Lulz, where to start. Firstly, the majority of the layoffs in the financial sector are either directly or derivatively related to Dodd-Frank. This was planned 6+ months ago and has little to do with the recent downturn in the numbers (most economists actually expect merger activity to accelerate).

Secondly, do you honestly anticipate firm layoffs? That would take one helluva downturn considering how much they pruned their workforce in 2009-2010 and how frugally they've hired since. I would say that a lot of firms are in pretty terrific shape to handle a slowdown in growth, if and when it happens.

Some positive economic news? Try continued loose monetary policy, plateaued energy prices, the recent bounceback in manufacturing production, better retail sales numbers, et al. There are plenty of data points to support arguments on either side and acting otherwise betrays ignorance.

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Re: Law firm recruiter answering questions for a bit

Postby MrAnon » Tue Jun 21, 2011 7:30 pm

NarwhalPunter wrote:
MrAnon wrote:
NarwhalPunter wrote:
MrAnon wrote:Has your firm acknowledged sputtering economic indicators that point to a decline in revenue for Q1 and Q2 and point to further declines in Q3 and Q4. How will latest economic slowdown affect hiring at your firm?


Oh my god. Really?

The economy may slow down or it may not. The forward indicators looked significantly more grim than this last July, but if you'd bet the house on a slump then you'd be sleeping on a park bench. Making conclusory, "sky is falling" statements based on a 7% percent decline in the stock market and disappointing employment numbers over a six week time span is an overreaction.


The economy already is slowing down, and already has been slow for years. I was just wondering how his/her firm plans to respond to it this fall. Investment banks have already begun a round of layoffs and I just wondered what the timetable is for firms to follow suit. Sorry if my post focused on negative economic news but if you can find some positive economic news that would be a nice contribution as well.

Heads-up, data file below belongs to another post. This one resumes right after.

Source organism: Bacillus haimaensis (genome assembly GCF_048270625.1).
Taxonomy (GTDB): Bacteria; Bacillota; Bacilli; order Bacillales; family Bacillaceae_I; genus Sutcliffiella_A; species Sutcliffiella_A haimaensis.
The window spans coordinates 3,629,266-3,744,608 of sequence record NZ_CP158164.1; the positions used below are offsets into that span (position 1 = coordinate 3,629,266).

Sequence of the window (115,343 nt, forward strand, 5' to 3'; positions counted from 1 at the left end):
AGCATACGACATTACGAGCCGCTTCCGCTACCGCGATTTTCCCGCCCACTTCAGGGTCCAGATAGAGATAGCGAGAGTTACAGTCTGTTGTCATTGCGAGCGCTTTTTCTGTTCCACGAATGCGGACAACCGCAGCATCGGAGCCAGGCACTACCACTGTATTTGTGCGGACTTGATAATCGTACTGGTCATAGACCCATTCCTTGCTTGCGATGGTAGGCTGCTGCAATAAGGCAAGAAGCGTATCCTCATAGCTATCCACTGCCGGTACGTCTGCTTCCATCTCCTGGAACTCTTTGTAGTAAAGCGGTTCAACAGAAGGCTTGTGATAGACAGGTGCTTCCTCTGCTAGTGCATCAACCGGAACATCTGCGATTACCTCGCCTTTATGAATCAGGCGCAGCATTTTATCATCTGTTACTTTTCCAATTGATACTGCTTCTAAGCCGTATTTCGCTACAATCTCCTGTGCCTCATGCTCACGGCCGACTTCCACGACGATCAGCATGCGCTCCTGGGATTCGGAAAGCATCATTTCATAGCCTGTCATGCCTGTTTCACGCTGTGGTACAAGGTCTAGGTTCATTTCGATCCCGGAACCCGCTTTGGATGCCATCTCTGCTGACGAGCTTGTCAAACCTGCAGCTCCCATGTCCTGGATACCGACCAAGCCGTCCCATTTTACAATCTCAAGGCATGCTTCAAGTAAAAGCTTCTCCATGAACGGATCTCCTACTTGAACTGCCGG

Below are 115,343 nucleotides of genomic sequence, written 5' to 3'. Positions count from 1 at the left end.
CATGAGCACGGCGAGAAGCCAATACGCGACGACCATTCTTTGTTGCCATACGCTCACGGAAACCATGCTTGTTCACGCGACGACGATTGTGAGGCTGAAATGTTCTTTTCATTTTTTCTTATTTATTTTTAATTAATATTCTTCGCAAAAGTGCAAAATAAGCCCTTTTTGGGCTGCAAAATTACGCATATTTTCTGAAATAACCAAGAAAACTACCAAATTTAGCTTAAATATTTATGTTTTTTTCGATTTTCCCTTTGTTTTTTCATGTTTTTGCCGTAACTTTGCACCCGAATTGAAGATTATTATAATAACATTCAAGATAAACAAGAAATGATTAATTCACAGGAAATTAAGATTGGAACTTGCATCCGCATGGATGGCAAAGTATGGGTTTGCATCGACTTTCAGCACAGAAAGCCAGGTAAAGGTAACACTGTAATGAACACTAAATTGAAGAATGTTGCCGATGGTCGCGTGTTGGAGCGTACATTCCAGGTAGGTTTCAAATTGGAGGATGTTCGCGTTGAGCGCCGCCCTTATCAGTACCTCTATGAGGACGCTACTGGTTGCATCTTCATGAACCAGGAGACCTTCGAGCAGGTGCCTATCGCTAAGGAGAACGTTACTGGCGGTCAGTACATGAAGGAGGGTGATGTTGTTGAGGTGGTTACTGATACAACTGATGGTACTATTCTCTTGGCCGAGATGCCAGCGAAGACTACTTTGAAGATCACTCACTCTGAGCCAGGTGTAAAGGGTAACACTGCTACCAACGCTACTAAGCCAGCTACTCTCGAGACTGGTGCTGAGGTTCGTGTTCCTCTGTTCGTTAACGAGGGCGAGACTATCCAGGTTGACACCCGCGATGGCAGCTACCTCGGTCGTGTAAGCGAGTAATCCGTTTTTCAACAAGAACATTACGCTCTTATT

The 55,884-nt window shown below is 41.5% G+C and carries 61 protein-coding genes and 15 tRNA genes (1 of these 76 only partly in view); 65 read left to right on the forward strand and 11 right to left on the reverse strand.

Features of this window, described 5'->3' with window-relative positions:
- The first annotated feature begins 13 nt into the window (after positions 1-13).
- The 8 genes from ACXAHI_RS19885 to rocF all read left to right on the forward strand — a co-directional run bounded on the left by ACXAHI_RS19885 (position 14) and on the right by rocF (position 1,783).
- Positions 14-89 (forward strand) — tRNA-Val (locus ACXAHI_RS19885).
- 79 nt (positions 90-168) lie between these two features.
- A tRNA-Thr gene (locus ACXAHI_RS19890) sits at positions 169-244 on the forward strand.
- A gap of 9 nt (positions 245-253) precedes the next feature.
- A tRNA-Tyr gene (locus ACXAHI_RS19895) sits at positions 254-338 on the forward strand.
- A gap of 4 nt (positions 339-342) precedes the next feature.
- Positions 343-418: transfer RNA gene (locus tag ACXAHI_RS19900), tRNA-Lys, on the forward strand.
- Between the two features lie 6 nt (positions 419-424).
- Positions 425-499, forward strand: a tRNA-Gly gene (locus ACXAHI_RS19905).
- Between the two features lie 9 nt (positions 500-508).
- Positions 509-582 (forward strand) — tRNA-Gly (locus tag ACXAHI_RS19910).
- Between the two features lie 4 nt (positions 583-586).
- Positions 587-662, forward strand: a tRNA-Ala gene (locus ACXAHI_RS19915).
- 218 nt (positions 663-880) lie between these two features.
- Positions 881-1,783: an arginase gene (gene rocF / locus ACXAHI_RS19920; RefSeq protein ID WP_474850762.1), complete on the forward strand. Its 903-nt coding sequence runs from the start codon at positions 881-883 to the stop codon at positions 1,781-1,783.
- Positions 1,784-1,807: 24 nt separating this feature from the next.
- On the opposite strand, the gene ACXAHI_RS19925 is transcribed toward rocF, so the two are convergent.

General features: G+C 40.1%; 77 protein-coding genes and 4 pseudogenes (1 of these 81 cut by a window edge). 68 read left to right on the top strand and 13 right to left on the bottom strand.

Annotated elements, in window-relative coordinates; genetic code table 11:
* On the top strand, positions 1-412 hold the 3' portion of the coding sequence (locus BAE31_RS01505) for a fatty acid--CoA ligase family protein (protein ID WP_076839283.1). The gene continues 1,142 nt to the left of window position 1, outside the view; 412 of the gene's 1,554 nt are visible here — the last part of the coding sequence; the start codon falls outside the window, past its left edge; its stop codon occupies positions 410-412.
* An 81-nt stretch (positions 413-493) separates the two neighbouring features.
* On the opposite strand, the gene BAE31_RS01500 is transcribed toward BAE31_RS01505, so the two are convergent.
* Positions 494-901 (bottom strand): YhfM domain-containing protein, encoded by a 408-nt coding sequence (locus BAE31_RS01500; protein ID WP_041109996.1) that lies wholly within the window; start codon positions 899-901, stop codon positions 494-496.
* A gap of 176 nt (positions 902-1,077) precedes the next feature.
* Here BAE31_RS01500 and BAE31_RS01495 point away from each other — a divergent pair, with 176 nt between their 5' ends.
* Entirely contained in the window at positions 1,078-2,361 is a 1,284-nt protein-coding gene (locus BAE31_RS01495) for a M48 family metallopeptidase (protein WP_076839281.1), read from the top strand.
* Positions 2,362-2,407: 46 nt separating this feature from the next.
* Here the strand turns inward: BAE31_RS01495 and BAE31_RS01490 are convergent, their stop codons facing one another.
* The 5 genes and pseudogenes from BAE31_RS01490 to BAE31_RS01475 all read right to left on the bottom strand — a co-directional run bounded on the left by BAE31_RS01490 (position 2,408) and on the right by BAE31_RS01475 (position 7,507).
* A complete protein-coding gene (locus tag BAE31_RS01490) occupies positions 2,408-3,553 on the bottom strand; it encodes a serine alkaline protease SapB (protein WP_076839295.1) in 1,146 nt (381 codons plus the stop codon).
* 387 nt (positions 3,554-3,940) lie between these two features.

Lulz, where to start. Firstly, the majority of the layoffs in the financial sector are either directly or derivatively related to Dodd-Frank. This was planned 6+ months ago and has little to do with the recent downturn in the numbers (most economists actually expect merger activity to accelerate).

Secondly, do you honestly anticipate firm layoffs? That would take one helluva downturn considering how much they pruned their workforce in 2009-2010 and how frugally they've hired since. I would say that a lot of firms are in pretty terrific shape to handle a slowdown in growth, if and when it happens.

Some positive economic news? Try continued loose monetary policy, plateaued energy prices, the recent bounceback in manufacturing production, better retail sales numbers, et al. There are plenty of data points to support arguments on either side and acting otherwise betrays ignorance.


Thanks. Are you a law firm recruiter or a member of a hiring committee? Do you work at a law firm? Or is this a law student perspective?

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Re: Law firm recruiter answering questions for a bit

Postby beach_terror » Tue Jun 21, 2011 7:33 pm